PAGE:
Sunday, 29 December 2019

CBT and ACT - an integrated strategy

CBT and ACT - an integrated strategy

Whilst we’ve seen some progress towards process based CBT and a more integrated approach to the different forms of cognitive behavioural therapy, there is still a tendency towards CBT “sectarianism”. In particular, some therapists have argued that ACT is somehow fundamentally different to other forms of CBT.

In this brief article I wanted to offer an alternative perspective that supports the process based approach brilliantly outlined in Steve Hayes’ recent book “Process Based CBT”.

How ACT and Mainstream CBT Work Together

ACT focuses on process and perspective in thinking, including the rules of language in thought construction. so in other words – how we think, rather than what we think.

CBT focuses on content, process, and perspective. So in other words what we think and how we think.

For many psychological problems, it’s often important to integrate content, process and perspective when altering the clients relationship with unhelpful or problematic cognitions.

When working with panic disorder for example,  it’s helpful to challenge irrational thoughts about cardiac death, teach the client to notice and normalise their reactions to catastrophic thoughts and reframe the thoughts as an oversensitive internal alarm system.

Thought challenging and defusion are different ends of the same cognitive continuum. I think it’s unhelpful to present them as opposites, when we can help our clients to see them as complimentary alternatives to changing their relationship with thoughts.

In my personal experience as a practising clinician, clients often (but not always) need to challenge the content of their thoughts en route to defusion. Sometimes we need to know what we are letting go off before we let go of it.

In the UK,ACT is professionally recognised by the BABCP as a third wave cognitive behavioural therapy.

It’s important to learn the ACT disciplines of defusion and acceptance, whilst recognising that this does not exclude appropriate thought challenging.

As you can tell, I am a CBT integrationist, not an ACT separatist!

I know that there are philosophical differences between CT and ACT, however we should acknowledge these differences rather than using them to mutually exclude the other approach.

There are enough anti-CBT publicists primarily from the psychoanalytic tradition and its derivatives, without perpetuating the problem by entering our own into internecine battles.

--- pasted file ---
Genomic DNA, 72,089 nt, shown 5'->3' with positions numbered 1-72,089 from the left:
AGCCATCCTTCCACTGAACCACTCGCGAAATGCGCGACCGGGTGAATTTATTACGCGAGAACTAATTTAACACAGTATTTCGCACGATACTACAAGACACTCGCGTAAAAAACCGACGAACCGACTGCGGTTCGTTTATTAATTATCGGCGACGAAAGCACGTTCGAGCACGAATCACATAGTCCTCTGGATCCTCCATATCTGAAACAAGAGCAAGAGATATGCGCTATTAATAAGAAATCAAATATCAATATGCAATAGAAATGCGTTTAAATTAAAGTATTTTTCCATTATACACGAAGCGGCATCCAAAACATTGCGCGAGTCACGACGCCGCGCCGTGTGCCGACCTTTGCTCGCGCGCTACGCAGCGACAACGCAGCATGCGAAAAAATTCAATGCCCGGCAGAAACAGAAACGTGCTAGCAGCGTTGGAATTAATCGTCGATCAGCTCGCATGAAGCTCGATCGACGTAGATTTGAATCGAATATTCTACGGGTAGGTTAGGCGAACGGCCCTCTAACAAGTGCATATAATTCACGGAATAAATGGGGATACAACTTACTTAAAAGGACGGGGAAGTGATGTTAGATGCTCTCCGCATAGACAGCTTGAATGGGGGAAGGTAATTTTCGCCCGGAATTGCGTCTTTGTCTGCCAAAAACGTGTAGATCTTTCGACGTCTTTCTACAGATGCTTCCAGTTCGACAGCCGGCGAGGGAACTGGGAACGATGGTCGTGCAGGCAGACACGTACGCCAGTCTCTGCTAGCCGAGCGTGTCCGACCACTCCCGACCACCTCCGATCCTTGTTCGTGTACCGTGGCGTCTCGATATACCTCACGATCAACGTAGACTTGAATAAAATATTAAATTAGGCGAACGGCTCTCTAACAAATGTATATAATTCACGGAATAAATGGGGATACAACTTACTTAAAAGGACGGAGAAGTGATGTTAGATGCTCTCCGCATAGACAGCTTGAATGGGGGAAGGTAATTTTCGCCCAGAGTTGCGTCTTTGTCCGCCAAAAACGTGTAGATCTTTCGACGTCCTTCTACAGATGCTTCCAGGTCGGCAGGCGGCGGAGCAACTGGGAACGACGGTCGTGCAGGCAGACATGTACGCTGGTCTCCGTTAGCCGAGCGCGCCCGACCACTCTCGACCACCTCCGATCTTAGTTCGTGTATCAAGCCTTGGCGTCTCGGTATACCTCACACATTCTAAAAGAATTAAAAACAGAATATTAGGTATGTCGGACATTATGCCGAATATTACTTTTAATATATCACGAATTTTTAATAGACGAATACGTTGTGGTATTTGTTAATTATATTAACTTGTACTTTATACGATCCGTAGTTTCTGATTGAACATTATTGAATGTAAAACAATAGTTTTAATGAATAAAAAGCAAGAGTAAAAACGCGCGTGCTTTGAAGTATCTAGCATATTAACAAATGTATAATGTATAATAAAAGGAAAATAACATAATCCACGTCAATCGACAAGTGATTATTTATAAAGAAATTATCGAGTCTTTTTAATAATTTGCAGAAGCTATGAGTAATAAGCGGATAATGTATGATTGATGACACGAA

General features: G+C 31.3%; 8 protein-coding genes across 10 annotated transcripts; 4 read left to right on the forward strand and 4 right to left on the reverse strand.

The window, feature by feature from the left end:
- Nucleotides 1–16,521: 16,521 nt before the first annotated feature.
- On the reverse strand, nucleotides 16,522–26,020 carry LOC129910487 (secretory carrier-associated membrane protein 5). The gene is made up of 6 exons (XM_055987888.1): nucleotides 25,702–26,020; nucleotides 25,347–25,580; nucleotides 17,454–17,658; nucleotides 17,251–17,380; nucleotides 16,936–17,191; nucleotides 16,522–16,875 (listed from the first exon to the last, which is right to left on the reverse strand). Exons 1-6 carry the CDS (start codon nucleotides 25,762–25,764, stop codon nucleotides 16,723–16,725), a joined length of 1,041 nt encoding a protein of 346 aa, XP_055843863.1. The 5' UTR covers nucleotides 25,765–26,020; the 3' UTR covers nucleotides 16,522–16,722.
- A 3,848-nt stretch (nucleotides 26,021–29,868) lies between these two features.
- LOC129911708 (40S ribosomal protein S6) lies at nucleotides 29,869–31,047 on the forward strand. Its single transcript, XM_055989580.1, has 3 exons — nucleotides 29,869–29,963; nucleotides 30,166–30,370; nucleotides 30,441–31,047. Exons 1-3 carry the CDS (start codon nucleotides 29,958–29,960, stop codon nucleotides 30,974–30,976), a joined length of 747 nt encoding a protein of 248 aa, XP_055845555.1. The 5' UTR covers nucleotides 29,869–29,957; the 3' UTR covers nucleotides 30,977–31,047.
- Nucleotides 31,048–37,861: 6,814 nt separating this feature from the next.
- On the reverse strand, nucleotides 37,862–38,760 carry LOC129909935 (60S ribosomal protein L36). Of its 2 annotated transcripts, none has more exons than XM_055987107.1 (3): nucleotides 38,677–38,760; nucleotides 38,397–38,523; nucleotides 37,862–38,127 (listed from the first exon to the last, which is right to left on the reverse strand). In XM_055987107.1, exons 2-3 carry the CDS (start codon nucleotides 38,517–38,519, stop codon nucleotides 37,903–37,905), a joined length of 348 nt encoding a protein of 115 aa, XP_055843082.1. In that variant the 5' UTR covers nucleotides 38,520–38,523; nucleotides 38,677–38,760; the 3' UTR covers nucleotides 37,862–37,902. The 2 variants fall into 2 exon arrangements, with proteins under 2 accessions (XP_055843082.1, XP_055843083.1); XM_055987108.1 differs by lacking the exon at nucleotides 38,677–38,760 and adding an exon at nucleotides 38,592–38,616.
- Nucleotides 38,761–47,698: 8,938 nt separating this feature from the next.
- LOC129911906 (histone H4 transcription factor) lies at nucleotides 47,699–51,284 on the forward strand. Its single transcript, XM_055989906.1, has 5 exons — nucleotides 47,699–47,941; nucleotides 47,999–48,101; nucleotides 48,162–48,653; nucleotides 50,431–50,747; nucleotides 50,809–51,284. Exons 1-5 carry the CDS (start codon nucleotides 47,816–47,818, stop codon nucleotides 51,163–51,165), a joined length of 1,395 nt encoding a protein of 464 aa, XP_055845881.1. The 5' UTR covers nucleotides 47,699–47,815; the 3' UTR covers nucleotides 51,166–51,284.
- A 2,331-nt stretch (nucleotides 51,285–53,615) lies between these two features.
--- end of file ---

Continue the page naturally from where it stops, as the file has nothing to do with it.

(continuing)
ACT, CT, CBT, DBT, IBT, MBCT and REBT all share the same therapeutic tradition and approach. in the UK each of these approaches is acknowledged as a first, second or third wave form of cognitive behavioural therapy. If we support the emerging process based CBT strategy, they are all methodologies with an established CBT tradition that spans back to the 1950s.

To find out how we integrate the different forms of evidence based CBT into our clinical work, visit

To contact us regarding therapy or CBT  supervision, email or call 44 1732 808626. You can also gain access to articles and resources via our Facebook page at

Quality Assurance for CBT

Quality Assurance - Why It's Important to Check Therapist Credentials Before Starting Cognitive Behavioural Therapy

Over the last two years there has been a significant increase in counsellors and therapists offering Cognitive Behavioural Therapy (CBT). 

Whilst it's encouraging to see so many therapists from other therapeutic areas finally engaging in CBT, this has also contributed to a level of confusion about what being a Cognitive Behavioural Psychotherapist actually involves.

This confusion has been propagated in part by the growth of online therapy and psychology directories. 

These directories have managed to attain a virtual monopoly on top ranked searches for therapy in the UK. 

A couple of well-known psychology directories offer therapist verification; however, they also allow counsellors and therapists from other disciplines to advertise CBT services without checking their specific CBT training or credentials. 

To test this out, we tried ten searches for CBT in different areas of the UK and found that less than 10% of the results listed in a popular psychology directory were verifiable Cognitive Behavioural Psychotherapists. 

The title Cognitive Behavioural Psychotherapist is not a protected professional term, which means that anybody can use the title without the recognised professional training, clinical practice and supervision. 

We have also seen social media advertisements offering training courses to become a “Cognitive Behavioural “Therapist” with as few as sixteen hours online training.

So how do we protect the public and ensure that people make informed choices when it comes to booking and paying for private CBT?

The immediate answer is to check CBT credentials by visiting the UK CBT register at